As I walk towards Turville on the hill opposite is Cobstone windmill. This was built around 1816 and was built to replace the original mill that had stood on this site since the 16th Century. It was a working mill, grinding corn until 1873. It then fell into disrepair. But this is a special windmill and it was restored in 1967 for the filming of Chitty Chitty Bang Bang. This is where Caractacus Potts (played by Dick Van Dyke) and his family lived. The film also starred Sally Ann Howes as the lovely Miss Truly Scrumptious.

The film was based on Ian Fleming’s novel Chitty-Chitty-Bang-Bang: The Magical Car and the film script was written by Roald Dahl. Those of you who have seen the film will remember that the widowed Caractacus Potts lived in the windmill with his two children and his even more eccentric father (played brilliantly by Lionel Jefferies). Caractacus was an inventor and the windmill was also home to chickens that featured in many scenes.

Last year, when staying at Cholsey Grange CL, the owner Ted told me the story of the chickens. When the film crew arrived in the area they needed some chickens and approached his mother to hire her hens for a week. A fee of £10 was agreed and off the hens went, returning ten weeks later. With the £100 Ted’s mother purchased a gold omega watch that remains in the family.

Ted also told me that as a child he recalls seeing the Zeppelin that features in the film flying around the local area. At the time he thought it was normal to see such sights.

Cobstone Mill has featured in a number of other films and TV programmes, but non as significant as Chitty Chitty Bang Bang.

My walk takes me through Turville, this is the Vicar of Dibley village and is an attractive place, but very quiet, there is not a soul about. I turn left along the road and after approximately 100 yards take the footpath between cottages that leads me across a field of sweet corn, then through a couple of kissing gates and into the woods to climb some steps. I keep on this path ignoring all other paths to the right and eventually join a lane below Ibstone Church.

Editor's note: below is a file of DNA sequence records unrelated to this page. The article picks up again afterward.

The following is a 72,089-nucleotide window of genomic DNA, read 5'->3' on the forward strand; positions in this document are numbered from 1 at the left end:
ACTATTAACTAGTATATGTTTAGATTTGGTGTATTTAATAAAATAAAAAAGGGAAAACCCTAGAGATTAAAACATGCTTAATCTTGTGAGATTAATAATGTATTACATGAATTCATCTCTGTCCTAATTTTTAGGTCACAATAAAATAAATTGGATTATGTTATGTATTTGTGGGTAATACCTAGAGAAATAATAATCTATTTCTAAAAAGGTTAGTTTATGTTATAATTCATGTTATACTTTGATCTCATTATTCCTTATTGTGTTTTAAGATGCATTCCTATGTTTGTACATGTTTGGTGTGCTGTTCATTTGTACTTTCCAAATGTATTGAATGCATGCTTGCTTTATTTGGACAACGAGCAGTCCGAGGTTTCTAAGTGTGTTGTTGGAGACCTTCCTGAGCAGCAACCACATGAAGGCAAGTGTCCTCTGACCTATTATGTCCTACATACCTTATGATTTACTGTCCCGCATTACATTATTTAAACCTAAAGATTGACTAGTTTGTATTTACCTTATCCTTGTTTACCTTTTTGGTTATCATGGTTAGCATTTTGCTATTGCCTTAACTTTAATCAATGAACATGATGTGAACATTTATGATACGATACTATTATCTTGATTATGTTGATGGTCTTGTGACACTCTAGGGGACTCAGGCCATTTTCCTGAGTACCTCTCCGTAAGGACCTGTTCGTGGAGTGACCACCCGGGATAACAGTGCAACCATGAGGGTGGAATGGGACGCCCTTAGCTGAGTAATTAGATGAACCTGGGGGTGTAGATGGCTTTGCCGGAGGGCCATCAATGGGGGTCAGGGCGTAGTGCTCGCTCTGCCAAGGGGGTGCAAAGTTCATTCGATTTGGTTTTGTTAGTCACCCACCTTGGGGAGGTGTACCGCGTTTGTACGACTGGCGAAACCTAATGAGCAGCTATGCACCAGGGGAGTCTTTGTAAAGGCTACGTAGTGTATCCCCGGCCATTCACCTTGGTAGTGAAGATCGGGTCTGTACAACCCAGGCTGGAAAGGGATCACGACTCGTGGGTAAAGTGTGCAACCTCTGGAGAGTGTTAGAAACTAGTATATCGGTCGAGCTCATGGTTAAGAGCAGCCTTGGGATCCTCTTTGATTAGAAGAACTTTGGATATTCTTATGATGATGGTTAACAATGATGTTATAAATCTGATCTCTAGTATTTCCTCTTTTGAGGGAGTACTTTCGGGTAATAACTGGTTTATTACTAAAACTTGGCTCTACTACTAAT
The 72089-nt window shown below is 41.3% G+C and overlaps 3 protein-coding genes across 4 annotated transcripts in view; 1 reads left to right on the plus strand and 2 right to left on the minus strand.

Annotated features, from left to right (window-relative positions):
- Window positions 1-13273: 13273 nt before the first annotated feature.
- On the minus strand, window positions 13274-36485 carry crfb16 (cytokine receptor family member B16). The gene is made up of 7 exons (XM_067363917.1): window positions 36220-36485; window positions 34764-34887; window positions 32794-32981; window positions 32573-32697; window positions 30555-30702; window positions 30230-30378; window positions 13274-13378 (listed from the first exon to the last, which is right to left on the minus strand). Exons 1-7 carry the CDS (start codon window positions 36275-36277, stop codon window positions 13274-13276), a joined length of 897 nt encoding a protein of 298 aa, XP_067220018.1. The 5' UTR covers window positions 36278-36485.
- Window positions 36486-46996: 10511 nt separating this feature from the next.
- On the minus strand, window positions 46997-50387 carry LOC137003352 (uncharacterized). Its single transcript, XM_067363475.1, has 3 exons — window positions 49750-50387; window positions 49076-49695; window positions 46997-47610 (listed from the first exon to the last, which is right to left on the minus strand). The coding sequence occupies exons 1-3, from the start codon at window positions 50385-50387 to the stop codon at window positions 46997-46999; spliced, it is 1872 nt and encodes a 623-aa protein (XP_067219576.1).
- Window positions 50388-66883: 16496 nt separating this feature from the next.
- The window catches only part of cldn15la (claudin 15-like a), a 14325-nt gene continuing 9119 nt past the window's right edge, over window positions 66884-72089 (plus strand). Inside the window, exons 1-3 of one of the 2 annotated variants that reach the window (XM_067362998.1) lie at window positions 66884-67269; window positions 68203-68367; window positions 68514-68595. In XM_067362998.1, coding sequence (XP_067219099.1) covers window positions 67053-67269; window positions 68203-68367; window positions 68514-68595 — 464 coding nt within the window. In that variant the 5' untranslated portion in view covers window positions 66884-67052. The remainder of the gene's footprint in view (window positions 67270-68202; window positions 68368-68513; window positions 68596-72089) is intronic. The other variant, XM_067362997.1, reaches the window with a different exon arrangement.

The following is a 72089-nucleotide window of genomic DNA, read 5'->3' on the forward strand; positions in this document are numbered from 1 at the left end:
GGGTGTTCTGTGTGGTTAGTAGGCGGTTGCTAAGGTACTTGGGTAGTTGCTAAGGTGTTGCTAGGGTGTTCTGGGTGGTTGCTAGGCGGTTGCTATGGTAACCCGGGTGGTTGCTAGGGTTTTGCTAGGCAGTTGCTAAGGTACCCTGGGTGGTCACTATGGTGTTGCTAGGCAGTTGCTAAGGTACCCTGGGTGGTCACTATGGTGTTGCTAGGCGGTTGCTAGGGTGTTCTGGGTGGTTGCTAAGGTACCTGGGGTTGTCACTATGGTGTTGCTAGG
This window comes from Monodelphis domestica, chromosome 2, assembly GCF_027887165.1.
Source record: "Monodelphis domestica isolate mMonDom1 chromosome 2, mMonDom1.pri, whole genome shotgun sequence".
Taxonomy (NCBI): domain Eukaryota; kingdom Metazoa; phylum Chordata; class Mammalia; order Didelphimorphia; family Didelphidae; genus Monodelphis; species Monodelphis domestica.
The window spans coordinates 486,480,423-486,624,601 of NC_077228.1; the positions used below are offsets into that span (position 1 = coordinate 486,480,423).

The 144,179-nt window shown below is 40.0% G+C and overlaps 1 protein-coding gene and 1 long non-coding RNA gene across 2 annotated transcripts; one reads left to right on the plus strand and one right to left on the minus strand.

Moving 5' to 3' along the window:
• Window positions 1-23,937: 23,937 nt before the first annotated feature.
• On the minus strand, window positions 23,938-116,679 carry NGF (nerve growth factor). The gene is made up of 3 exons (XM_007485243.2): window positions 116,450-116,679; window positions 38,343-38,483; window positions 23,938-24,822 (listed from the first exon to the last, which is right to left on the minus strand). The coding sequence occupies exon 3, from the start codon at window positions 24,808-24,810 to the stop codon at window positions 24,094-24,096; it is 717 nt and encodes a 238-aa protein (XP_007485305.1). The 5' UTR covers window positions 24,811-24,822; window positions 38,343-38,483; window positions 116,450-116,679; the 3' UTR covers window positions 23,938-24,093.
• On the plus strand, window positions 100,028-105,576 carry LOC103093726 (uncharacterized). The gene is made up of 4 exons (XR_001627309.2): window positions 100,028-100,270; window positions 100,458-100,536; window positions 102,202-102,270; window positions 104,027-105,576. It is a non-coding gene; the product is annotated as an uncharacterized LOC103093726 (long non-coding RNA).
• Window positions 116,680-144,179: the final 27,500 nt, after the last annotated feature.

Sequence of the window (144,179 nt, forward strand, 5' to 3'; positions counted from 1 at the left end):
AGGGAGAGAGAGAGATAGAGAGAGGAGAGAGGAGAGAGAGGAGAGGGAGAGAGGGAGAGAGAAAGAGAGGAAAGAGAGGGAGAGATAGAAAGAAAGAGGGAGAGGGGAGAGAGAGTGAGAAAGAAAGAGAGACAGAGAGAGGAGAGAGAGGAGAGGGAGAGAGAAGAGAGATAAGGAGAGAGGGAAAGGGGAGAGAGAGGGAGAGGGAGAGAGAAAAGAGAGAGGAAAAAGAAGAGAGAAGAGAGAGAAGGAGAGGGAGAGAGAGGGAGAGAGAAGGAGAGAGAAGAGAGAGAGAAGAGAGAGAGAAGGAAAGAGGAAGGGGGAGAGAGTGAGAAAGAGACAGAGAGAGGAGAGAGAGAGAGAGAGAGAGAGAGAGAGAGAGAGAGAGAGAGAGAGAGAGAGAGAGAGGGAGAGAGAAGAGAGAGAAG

Up a steep hill and then join we the road going through Ibstone village. The boys and I have been out for six and a half hours and covered just over twenty miles. Time for a well earned beer before setting up the BBQ. It’s a tough life!

[To follow our walk you will need Ordnance Survey Explorer Map 171 – Chiltern Hills West]


1st August 2014

© Two Dogs and an Awning (2014)


  1. Sian

    I know just what you mean about Mary Poppins. It was the first film I saw at the cinema when I was about 5 or 6 (no hiding my age now!) When the wind changed then I fought back the tears & still do. We still have the original sound track on vinyl. When Will & I moved to Pitton from East Grimstead in ’82 we did so over a week or so with lots of help from friends with trailers & horse boxes etc. I came home from work one hot July day to hear the soundtrack of Mary Poppins blaring through open windows. Inside Will & Maff were singing along at the top of their voices, every now & then bursting into hysterical giggles, their vocal cords well lubricated with Dad’s home made strawberry wine (vintage c. 1974 & therefore resembling sweet sherry). The memory of this makes me grin inside & out even on the worst of days.

Leave a Reply

Your email address will not be published. Required fields are marked *

This site uses Akismet to reduce spam. Learn how your comment data is processed.